Here are some of the best graphics to illustrate the solar eclipse. These are courtesy of the NASA’s Scientific Visualization Studio.
This graphic (above) illustrates accurately how the eclipse occurs. It is particularly interesting because the geometry is correct. The text of the article is worth reading. The Moon moves right to left. The Umbra is the darker cone, barely reaching the Earth. This graphic illustrates the eclipse at 17:05:40 UTC on August 21, 2017.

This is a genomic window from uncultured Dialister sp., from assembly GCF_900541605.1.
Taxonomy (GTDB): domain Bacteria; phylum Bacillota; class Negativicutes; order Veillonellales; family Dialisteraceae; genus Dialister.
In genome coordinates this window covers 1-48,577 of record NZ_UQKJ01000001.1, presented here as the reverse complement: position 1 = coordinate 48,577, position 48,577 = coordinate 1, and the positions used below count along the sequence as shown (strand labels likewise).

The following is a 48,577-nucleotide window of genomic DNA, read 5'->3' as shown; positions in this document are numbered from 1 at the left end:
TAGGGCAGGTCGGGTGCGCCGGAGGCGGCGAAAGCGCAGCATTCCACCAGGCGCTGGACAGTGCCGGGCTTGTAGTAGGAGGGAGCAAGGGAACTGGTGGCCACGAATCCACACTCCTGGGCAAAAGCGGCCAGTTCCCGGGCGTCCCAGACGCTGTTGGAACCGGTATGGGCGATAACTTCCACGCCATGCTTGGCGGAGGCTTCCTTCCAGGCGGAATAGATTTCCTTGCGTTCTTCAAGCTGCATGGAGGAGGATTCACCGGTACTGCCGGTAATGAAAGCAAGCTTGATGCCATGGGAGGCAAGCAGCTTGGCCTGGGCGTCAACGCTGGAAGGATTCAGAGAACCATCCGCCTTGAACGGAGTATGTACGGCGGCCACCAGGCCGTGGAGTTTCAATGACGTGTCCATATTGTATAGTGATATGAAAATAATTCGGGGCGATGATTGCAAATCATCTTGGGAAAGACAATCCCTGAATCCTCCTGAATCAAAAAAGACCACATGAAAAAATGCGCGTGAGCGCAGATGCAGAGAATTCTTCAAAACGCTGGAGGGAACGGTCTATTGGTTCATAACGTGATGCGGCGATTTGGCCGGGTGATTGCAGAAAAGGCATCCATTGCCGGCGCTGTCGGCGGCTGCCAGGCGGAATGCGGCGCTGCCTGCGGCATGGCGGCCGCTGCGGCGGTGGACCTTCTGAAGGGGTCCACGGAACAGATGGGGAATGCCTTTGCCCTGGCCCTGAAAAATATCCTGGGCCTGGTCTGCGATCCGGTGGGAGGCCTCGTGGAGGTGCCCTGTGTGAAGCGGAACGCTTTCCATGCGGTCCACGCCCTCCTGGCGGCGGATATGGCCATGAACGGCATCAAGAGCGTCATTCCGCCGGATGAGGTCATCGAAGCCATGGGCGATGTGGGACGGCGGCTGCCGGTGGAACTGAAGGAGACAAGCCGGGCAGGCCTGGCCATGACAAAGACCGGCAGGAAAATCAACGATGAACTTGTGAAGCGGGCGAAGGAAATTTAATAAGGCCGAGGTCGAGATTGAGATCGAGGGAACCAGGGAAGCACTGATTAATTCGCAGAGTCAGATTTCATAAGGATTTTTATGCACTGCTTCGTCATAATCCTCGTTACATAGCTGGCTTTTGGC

In this article we see an impression (below) of the 2017 eclipse as it will be seen by the cameras on board the Deep Space Climate Observatory (DSCOVR) satellite. The article contains an animation for 2017.
This animation (below) uses the actual images taken from DSCOVR of the 2016 eclipse.
You can see how the shadow passes across the Earth from West to East, moving faster than the Earth is rotating. This is because the motion of the shadow is related directly to the speed of the Moon as it crosses the path of light from the Sun, and not to the change of angle of the Moon relative to the Sun. The angle changes by only a few degrees while the shadow cone moves completely from the West side to the East side of the Earth.